Former Massachusetts governor Mitt Romney, who shifted from moderate to hard-line social conservative ahead of his 2008 bid for the Republican presidential nomination, appears to again be reshaping his image ahead of a possible 2012 run.
The Boston Globe reports that Romney, who is about to begin a 25-state, two-month tour that will help him set the stage for a second presidential run, is now shifting his emphasis away from social issues and toward foreign policy and the economy. That fits with the prevailing winds on the right, where members of the Tea Party movement have shown little interest in the gay marriage and abortion fights that animated the GOP in the past.
In addition, Romney is presenting a more "easygoing and accessible" image instead of again offering up "the formally dressed, perfectly coiffed, carefully rehearsed candidate" of the 2008 campaign, according to the Globe.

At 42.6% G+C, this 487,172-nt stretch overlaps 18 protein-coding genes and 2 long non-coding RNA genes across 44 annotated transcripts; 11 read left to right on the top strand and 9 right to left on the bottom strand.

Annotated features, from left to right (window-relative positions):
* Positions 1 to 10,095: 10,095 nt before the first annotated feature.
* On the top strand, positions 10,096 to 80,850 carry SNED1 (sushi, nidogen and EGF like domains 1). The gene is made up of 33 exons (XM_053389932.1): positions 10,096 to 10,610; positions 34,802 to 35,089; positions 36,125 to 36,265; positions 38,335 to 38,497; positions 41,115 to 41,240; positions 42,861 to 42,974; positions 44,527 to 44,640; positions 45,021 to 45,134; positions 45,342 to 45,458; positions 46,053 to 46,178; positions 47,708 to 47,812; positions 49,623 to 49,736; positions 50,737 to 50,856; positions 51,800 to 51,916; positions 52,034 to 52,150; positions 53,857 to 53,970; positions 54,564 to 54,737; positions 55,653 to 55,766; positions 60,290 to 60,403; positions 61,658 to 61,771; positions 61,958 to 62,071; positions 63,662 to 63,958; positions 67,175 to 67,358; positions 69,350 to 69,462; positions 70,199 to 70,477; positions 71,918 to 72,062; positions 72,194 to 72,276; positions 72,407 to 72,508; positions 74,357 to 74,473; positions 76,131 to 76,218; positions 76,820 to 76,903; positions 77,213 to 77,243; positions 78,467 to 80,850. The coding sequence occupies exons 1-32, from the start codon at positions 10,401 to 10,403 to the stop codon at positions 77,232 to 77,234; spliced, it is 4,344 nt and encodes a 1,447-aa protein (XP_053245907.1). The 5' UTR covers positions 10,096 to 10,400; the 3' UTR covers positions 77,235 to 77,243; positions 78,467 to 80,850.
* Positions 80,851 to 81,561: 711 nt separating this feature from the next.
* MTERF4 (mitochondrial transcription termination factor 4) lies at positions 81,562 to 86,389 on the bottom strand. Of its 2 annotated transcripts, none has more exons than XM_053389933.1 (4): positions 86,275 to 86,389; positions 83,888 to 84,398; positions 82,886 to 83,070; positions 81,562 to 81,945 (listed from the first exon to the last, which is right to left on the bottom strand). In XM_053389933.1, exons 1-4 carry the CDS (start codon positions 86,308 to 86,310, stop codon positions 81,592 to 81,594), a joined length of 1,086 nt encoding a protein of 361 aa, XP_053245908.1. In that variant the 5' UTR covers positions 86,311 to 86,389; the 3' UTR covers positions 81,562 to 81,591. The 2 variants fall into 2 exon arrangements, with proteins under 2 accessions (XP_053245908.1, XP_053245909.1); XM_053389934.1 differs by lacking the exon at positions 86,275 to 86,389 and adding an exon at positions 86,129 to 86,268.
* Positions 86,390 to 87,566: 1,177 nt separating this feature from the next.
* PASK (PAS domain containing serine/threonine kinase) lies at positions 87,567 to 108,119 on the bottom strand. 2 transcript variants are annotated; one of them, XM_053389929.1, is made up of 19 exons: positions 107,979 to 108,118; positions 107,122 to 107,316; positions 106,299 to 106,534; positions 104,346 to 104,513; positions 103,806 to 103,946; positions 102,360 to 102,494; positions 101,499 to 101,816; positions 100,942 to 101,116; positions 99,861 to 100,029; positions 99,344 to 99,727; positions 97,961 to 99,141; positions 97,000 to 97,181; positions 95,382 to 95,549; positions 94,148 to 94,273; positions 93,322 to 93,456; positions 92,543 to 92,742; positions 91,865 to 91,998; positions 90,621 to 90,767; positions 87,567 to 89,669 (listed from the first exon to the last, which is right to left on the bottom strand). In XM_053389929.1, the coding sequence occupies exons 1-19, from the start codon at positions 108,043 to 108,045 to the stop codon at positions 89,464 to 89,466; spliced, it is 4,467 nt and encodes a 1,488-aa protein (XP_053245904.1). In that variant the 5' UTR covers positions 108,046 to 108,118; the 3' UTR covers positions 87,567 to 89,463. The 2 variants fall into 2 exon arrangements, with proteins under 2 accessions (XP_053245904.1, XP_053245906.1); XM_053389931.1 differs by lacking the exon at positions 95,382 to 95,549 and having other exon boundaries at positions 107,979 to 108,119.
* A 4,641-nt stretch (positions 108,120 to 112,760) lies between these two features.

"Mitt is doing a better job at low-keying it,'' former New Hampshire Republican Party chairman Steve Duprey told the newspaper. "He would be wise to stay with it right through a presidential primary.''
Romney has been spending the summer at his $3.5 million home on New Hampshire's Lake Winnipesaukee, where he drives a Chevy Silverado truck and can be seen in jeans, not suits. (That's an image that has worked well for another Massachusetts Republican, Sen. Scott Brown.) He finished second in New Hampshire in the 2008 cycle despite hailing from nearby Massachusetts, and appears to be focusing on building enough support to win the state (which comes second in the voting calendar and plays a major role in who ultimately wins the nomination) in 2012.
While on a book tour in March, Romney. He said he "needed to do a better job to focus my campaign on the economy and getting the economy right and creating jobs," adding that "my power alley is the economy."
Romney's book, "No Apology: The Case For American Greatness," is grounded in the notion of American exceptionalism and attacks President Obama for showing foreign policy weakness that he argues threatens American global dominance.